Ten kilometres north of the turn-off for Pisagua, just before the bridge across the Quebrada de Tiliviche, a short track branches left (west) to the HACIENDA DE TILIVICHE. At the end of the track you’ll find the old casa patronal, a charmingly dilapidated house overlooking a yard full of clucking chickens and lethargic dogs. It was built in 1855 for a British nitrate family and remained in British hands until very recently; the current owners have plans to renovate it and turn it into a hotel.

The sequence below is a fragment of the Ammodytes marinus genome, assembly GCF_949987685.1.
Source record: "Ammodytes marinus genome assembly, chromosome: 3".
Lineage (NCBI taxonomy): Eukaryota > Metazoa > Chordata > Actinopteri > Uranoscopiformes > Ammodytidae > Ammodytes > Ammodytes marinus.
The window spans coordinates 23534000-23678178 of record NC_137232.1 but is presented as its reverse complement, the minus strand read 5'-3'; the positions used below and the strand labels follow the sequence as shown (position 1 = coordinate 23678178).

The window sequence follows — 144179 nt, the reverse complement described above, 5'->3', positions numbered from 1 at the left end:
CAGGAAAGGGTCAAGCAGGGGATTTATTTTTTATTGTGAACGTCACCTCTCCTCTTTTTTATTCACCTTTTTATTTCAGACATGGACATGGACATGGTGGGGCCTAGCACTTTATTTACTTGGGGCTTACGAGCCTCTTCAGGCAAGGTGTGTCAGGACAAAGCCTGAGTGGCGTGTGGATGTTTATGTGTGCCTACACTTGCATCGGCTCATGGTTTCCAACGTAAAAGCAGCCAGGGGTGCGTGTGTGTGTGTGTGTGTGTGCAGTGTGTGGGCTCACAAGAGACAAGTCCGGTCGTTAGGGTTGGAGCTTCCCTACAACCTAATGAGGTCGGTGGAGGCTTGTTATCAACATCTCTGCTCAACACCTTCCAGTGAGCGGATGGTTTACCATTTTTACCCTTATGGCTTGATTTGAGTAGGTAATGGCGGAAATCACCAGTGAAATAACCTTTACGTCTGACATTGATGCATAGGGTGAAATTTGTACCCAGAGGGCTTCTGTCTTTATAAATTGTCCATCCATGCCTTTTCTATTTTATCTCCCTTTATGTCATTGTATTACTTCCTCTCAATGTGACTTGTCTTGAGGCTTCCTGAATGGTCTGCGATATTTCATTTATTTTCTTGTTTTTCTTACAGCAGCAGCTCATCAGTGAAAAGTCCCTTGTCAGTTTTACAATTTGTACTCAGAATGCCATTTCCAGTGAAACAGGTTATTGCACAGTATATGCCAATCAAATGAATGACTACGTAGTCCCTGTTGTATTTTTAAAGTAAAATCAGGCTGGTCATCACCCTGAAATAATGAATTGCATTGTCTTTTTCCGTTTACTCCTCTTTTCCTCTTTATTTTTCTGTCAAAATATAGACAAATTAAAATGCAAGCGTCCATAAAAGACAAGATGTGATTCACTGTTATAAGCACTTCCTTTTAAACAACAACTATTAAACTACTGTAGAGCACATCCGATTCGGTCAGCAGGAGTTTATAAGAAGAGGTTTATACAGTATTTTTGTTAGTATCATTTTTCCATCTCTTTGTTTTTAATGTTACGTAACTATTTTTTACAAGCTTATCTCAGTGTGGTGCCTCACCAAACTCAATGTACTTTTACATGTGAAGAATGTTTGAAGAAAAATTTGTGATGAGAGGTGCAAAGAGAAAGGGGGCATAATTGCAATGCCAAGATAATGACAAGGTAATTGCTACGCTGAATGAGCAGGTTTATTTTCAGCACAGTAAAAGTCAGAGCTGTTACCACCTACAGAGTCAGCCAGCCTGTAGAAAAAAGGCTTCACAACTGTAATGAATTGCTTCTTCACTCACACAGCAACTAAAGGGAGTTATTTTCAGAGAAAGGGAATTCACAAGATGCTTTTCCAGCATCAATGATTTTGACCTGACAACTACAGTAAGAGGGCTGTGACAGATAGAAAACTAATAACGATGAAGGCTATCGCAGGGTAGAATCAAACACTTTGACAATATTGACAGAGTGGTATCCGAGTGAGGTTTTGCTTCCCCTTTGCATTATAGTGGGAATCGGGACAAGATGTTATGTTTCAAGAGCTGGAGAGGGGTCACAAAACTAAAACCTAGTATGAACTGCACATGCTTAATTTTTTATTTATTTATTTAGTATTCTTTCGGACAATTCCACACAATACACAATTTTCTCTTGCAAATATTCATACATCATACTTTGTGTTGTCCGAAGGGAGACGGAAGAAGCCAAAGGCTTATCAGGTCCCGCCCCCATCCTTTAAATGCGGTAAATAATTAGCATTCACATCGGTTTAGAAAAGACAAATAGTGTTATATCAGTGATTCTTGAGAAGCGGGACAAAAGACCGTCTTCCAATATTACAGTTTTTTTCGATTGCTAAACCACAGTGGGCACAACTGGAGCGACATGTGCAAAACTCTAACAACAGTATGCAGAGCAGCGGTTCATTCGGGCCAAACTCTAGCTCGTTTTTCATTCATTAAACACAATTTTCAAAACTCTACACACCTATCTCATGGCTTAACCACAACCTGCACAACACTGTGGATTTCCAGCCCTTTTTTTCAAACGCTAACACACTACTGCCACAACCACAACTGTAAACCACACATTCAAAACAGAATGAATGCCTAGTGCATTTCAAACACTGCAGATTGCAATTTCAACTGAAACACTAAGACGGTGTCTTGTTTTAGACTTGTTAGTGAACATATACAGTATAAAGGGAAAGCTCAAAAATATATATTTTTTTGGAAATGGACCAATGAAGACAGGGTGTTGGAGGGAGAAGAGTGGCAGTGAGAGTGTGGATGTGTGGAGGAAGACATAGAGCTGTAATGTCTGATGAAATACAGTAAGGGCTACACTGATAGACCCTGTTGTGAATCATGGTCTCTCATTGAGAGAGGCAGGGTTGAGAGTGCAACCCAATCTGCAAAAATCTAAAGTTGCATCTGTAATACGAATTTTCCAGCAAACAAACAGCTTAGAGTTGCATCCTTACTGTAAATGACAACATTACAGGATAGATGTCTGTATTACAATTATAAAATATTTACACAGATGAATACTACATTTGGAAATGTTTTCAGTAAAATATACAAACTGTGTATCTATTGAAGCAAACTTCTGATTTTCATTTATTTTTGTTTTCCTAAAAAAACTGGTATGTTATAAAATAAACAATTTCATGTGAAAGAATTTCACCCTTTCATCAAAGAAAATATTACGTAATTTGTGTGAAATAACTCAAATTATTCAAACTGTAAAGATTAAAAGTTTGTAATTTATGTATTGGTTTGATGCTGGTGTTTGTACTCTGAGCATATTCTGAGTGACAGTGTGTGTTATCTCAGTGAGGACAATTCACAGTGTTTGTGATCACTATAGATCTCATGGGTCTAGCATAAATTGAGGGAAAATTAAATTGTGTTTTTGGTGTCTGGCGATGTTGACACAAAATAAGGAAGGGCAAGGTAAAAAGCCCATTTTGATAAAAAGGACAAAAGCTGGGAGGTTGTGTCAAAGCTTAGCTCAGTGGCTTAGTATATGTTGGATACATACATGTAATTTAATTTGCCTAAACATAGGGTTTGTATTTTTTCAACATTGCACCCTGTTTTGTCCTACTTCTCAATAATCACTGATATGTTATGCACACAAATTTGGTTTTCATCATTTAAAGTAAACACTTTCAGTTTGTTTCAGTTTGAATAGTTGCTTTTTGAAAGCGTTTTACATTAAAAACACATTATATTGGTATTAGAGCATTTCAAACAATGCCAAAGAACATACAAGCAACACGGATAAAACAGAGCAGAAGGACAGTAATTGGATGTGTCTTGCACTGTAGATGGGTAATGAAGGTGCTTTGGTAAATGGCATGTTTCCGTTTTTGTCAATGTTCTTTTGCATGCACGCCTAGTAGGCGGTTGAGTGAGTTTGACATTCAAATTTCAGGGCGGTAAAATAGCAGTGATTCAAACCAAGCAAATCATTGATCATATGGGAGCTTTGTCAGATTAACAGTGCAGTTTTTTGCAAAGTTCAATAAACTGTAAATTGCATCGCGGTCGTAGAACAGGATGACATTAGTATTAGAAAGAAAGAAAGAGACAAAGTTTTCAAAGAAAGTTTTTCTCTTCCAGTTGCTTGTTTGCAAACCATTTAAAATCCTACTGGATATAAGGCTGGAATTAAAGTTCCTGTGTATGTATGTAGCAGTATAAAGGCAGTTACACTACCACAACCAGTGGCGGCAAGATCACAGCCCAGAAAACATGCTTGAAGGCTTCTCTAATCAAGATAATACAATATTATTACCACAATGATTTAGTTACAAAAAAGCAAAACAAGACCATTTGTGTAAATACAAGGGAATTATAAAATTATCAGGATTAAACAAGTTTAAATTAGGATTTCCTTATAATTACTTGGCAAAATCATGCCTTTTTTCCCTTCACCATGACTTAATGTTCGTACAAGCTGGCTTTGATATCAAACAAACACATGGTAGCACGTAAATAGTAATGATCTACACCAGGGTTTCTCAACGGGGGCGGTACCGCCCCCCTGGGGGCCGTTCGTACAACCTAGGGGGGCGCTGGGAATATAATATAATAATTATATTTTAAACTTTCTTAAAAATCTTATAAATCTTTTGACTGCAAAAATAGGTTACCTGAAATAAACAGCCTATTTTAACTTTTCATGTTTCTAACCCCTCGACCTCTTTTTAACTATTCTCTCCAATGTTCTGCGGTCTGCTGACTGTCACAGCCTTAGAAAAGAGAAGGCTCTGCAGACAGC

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The southern wall of Tiliviche’s quebrada also features some of the most impressive geoglyphs in Chile. They’re best viewed from the lay-by just off the Panamericana, a few hundred metres up from the bridge on the northern side of the quebrada. From this vantage point, you can see the images in all their splendour – a large crowd of llamas covering the hillside. All of the llamas are moving in the same direction, towards the sea, and it’s thought that the drawings were designed to guide caravans descending from the mountains on their journey towards the coast.